Slovenia could potentially add 258 MW of new solar capacity in 2022, according to new figures from the Slovenian Photovoltaic Association (SPA). The country installed 194 MW of solar in the first three quarters of 2022, according to its distribution system operator, SODO. Almost all capacity was added in the residential sector.
The SPA estimates that the country will reach 724 MW of cumulative capacity by the end of this year. The analysts said they also expect demand from the residential sector to continue to grow in 2023.
“Slovenia has extended the period of the net-metering scheme system for the residential sector (for PV installations up to 11 kW) until the end of 2023 and that will result in high demand, especially with announced accompanying subsidies,” a SPA spokesperson told pv magazine. “The permits issued already support that estimation and the relevant institutions have taken steps to improve the response time in permitting which was an issue in the last period.”
The Slovenian government has prepared draft legislation to simplify the permitting process for renewables and ramp up deployment, particularly for large-scale PV. In June, it announced a plan to deploy 1 GW of solar by 2025. It has since identified go-to-areas for large-scale PV.
“They have prepared a map and an app [called SODOKart] of the electric grid with identified PV (and wind) connection points. Basically, they analyzed the state of the electric grid and the points where the installation of large PV would be appropriate (and not [require] significant investment in the grid),” said the SPA spokesperson. “The map is publicly available, [informative,] and does not affect the permitting procedures.”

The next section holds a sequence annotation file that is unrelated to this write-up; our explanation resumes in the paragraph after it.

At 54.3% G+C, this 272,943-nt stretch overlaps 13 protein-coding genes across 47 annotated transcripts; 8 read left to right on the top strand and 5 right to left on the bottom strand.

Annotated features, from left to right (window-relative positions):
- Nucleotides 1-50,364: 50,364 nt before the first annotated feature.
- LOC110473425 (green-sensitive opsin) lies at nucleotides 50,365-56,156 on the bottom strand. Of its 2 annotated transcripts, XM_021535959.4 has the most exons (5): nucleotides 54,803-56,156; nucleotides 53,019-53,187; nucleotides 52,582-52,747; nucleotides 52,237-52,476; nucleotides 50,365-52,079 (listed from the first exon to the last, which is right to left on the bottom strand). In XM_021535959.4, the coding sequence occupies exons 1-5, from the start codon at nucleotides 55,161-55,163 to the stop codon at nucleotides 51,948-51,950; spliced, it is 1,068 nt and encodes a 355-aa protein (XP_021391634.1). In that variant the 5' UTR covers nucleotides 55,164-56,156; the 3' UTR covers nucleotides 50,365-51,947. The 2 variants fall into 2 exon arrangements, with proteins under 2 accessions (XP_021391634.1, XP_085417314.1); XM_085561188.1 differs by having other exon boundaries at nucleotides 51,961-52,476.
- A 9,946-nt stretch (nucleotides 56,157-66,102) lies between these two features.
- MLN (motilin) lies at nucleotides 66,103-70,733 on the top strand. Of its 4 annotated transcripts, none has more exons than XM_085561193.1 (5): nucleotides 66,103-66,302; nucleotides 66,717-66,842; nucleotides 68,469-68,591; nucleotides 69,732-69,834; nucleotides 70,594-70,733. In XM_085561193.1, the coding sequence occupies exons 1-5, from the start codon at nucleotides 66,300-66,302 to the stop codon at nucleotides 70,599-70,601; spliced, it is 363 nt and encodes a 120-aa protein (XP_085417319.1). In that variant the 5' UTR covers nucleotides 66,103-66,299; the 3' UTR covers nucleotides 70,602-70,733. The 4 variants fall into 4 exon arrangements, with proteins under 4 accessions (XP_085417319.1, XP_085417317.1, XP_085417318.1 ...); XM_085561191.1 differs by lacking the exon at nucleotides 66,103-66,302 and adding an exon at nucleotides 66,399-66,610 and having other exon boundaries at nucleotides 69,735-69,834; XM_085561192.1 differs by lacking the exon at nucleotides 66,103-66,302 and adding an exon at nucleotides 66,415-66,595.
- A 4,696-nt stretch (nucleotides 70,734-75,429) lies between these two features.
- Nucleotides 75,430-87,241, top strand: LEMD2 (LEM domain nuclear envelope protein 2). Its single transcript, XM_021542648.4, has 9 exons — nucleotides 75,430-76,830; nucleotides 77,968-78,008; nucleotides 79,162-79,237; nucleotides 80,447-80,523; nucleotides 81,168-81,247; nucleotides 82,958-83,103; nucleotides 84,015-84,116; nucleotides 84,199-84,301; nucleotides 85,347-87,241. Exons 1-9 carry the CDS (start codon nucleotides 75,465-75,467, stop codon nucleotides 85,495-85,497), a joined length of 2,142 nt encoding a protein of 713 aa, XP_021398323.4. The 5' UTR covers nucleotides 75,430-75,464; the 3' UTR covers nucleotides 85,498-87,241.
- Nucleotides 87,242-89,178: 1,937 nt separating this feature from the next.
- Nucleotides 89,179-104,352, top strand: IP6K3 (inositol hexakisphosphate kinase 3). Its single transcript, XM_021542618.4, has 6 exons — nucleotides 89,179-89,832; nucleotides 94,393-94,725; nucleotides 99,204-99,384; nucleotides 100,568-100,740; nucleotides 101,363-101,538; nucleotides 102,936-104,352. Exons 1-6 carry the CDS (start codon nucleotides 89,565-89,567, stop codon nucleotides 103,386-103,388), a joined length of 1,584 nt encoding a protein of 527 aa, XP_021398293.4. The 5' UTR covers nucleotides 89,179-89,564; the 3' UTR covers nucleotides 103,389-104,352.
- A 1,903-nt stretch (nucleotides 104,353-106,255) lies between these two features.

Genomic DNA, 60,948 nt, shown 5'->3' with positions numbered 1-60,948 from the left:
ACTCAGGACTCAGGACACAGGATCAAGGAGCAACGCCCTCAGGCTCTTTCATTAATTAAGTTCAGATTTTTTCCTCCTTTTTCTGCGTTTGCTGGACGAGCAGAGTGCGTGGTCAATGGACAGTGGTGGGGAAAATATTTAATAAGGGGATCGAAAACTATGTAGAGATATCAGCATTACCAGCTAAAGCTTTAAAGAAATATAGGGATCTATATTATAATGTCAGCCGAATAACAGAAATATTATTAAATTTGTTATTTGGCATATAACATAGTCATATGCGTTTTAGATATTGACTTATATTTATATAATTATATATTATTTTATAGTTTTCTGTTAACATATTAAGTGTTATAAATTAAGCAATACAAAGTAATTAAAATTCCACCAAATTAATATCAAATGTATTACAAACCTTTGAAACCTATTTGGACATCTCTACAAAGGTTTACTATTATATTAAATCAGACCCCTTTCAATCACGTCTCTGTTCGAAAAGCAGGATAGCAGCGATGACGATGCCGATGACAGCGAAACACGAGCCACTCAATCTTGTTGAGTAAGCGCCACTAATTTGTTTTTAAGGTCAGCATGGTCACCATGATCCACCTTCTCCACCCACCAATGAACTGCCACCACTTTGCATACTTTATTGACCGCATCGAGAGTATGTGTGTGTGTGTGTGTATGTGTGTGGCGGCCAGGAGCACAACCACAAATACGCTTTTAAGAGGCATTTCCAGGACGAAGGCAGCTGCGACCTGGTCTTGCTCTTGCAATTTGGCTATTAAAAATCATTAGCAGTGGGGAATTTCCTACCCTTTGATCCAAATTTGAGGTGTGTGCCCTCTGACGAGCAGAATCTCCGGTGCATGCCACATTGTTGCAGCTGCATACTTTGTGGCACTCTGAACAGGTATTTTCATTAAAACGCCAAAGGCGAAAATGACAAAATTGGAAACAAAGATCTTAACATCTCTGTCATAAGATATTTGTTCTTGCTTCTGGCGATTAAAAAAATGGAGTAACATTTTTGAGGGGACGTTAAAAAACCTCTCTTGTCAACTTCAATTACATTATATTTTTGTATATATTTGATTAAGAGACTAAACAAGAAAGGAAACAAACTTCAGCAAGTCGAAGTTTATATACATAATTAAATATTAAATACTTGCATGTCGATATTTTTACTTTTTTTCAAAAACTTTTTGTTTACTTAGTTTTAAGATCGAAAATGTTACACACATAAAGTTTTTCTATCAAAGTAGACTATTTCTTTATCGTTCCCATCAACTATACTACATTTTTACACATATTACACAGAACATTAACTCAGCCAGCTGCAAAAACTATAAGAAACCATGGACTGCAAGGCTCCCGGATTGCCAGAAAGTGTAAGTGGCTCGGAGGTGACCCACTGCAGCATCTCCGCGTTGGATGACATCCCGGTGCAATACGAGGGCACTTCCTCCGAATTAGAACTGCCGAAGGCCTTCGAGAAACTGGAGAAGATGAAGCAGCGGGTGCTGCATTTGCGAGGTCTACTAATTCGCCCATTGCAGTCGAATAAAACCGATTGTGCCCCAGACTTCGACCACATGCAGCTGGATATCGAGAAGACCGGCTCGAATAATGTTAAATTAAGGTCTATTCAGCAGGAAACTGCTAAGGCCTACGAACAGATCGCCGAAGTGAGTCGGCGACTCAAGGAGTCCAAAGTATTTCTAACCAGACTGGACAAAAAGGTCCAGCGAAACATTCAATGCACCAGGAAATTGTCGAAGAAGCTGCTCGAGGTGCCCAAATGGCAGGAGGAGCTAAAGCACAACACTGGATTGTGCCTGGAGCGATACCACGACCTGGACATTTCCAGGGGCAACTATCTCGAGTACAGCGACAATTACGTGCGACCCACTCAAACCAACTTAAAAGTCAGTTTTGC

The measures are expected to lead to the rapid development of the large-scale segment in Slovenia, where the largest PV plant is currently a 6 MW installation.
In addition, the government has announced subsidies for the residential and commercial and industrial (C&I) segments. While current subsidies focus on companies, the new ones will focus on energy communities and community solar, according to the SPA. Subsidies in the residential sector will shift from solar panels alone to solar plus storage, it said, without providing additional details.
Slovenia plans to start its first green hydrogen projects in 2023, under the European Union’s Just Transition Fund, according to the SPA. Its defense ministry is also leading a project to build hydrogen infrastructure that will be partly publicly owned.
This content is protected by copyright and may not be reused. If you want to cooperate with us and would like to reuse some of our content, please contact: email@example.com.